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Amid the turmoil, second-quarter results sparkle

Investors, of course, hated SEBI for being a spoilsport which hit the Sensex to a sensational fall last week.

business Updated: Oct 21, 2007 21:43 IST
J Mulraj
J Mulraj
Hindustan Times

Market regulator SEBI ought not to be faulted for taking corrective action on the participatory notes (PNs) issue in order to protect investors from a harsher fall that would have ensued had the issue not be tackled now. For, over half the funds invested by foreign institutional investors (FIIs) are through the PN route, which SEBI calls a backdoor, because of the individuality of the investment and the anonymity of the source of funds.

Investors, of course, hated SEBI for being a spoilsport which hit the Sensex to a sensational fall last week.

When the indigenous 'badla' system was banned, in favour of the more liked 'futures and options' or derivative system, the reason touted was that 'badla' led to volatility. At no time in its history did it display the volatility now shown which really calls for a modification in its epitaph!

What events of the past week show is that the market had run ahead of itself, driven by liquidity. This liquidity could be genuine investment or suspect ones as in round-tripping of Indian money under cover of PNs, or perhaps hot money of whatever nature. Genuine investment would come, it was felt, through the front door, head held high. A cessation of PNs would not affect it. Once this action was taken, the market reverted, and will probably continue for a few more weeks, to revert to the mean. The long term story of India is good and this correction presents a buying opportunity. Normally, a proper correction should last a couple of weeks. Investment opportunities should be identified for an entry if the market dips further.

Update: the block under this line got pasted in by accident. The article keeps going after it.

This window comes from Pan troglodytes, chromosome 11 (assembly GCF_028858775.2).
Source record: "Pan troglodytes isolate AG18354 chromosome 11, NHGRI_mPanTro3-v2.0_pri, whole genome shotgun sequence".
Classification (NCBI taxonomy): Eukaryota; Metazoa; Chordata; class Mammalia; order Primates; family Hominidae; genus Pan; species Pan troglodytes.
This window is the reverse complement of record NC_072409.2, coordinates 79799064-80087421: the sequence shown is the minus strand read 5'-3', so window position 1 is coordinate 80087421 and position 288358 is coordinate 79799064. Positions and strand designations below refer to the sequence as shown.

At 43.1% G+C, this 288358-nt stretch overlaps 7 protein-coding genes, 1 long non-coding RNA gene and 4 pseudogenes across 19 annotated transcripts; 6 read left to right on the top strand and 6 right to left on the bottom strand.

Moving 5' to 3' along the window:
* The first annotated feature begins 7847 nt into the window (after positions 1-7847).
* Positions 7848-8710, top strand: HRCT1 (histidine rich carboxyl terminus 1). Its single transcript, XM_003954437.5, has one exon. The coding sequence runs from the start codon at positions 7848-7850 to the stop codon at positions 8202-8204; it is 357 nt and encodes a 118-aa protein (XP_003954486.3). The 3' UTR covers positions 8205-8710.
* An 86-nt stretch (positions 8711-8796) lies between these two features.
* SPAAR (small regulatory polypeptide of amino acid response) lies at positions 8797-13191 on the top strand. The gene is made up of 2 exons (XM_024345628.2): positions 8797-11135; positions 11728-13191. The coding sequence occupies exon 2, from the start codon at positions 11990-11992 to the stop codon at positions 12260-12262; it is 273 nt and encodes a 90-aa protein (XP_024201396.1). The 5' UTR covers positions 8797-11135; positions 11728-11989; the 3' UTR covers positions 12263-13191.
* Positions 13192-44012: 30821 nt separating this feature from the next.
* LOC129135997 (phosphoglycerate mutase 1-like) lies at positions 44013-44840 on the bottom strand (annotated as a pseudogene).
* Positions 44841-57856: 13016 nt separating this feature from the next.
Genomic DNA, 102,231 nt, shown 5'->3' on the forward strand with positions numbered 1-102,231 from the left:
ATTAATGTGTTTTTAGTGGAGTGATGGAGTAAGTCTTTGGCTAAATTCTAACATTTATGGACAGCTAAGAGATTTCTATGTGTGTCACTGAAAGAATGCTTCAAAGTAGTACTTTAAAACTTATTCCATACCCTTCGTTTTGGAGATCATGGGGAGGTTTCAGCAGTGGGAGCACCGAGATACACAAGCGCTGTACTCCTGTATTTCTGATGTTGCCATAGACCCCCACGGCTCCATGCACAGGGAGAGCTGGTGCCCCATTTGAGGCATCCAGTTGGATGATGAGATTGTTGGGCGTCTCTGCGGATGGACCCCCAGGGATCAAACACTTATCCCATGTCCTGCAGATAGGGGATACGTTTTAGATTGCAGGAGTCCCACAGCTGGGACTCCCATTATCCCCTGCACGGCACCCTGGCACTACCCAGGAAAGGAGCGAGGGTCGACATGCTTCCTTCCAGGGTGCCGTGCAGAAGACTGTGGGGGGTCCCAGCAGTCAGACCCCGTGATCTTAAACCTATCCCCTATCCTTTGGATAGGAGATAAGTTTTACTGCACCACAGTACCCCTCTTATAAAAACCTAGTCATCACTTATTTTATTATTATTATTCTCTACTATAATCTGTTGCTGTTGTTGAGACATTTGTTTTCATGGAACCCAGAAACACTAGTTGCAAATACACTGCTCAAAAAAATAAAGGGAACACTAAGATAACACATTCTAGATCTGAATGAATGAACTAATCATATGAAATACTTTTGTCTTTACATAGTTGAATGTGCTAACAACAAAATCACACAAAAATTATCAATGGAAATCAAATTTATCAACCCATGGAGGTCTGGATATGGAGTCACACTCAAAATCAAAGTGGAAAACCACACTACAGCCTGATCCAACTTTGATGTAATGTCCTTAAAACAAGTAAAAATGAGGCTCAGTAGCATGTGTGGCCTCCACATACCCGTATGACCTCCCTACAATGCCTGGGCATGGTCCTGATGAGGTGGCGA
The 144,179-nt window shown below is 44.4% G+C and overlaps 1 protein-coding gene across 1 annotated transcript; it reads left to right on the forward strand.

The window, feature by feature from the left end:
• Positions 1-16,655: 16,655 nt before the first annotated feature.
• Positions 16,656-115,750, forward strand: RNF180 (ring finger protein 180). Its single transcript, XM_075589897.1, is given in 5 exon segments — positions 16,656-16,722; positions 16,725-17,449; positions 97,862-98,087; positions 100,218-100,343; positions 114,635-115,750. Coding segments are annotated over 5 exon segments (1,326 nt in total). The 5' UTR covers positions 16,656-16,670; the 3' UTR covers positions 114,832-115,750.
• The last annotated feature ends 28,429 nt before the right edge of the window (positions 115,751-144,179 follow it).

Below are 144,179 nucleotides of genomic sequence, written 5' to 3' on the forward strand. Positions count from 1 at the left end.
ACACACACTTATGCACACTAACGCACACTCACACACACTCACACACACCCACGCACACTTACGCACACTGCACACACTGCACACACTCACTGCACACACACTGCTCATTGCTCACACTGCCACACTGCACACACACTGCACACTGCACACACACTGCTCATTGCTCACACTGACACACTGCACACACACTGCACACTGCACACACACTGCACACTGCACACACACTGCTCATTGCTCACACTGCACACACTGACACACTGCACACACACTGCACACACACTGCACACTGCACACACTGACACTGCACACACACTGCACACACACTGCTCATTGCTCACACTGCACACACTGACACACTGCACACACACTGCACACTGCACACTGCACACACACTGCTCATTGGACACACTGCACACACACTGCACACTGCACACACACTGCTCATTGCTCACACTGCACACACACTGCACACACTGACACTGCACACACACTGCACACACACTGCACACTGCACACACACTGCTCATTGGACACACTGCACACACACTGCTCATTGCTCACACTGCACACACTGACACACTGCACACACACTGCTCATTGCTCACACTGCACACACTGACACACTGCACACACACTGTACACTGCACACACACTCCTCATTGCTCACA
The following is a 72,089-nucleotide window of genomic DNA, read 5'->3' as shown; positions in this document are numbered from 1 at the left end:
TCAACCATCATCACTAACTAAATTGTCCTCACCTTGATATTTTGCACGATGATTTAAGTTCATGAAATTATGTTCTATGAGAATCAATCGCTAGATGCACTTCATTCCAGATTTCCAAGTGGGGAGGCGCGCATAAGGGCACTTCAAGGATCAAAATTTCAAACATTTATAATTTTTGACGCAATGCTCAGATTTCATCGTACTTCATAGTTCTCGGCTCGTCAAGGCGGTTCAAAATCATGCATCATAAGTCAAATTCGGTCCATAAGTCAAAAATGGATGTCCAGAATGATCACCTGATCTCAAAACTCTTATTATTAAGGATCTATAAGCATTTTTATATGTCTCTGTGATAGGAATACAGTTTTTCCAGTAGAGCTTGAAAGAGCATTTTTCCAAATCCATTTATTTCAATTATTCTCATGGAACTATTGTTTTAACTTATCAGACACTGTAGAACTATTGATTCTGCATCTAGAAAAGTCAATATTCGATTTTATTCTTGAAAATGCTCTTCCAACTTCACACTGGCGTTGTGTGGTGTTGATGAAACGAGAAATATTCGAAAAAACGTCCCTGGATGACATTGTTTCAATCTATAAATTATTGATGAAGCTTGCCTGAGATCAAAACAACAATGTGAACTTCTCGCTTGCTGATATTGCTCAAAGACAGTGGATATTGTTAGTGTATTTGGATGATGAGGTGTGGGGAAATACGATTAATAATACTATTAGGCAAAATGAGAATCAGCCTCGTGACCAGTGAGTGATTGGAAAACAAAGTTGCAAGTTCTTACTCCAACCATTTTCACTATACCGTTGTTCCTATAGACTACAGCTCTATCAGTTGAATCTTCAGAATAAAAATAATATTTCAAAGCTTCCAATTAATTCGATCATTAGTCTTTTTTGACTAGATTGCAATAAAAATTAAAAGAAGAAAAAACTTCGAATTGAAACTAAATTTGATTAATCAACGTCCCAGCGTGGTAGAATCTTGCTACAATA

Last week saw some encouraging results for Q2 ended June. Reliance Industries showed a whopping 28 per cent increase in net profits to Rs 3837 crores, on a 6.3 per cent Arbitration delays hit investor mood

Judicial intervention in commercial disputes dampen foreign firms’ enthusiasm increase in income. It earned an enviable $ 13.6/mmbtu in gross refining margins, up from $ 9.1 in Q2 last year. Axis Bank (erstwhile UTI Bank) posted a whopping 60 per cent increase in net profit to Rs 227 crore, after having successfully made on overseas issue which brought down its cost of funds and gave capital to increase business.

First Published: Oct 21, 2007 21:41 IST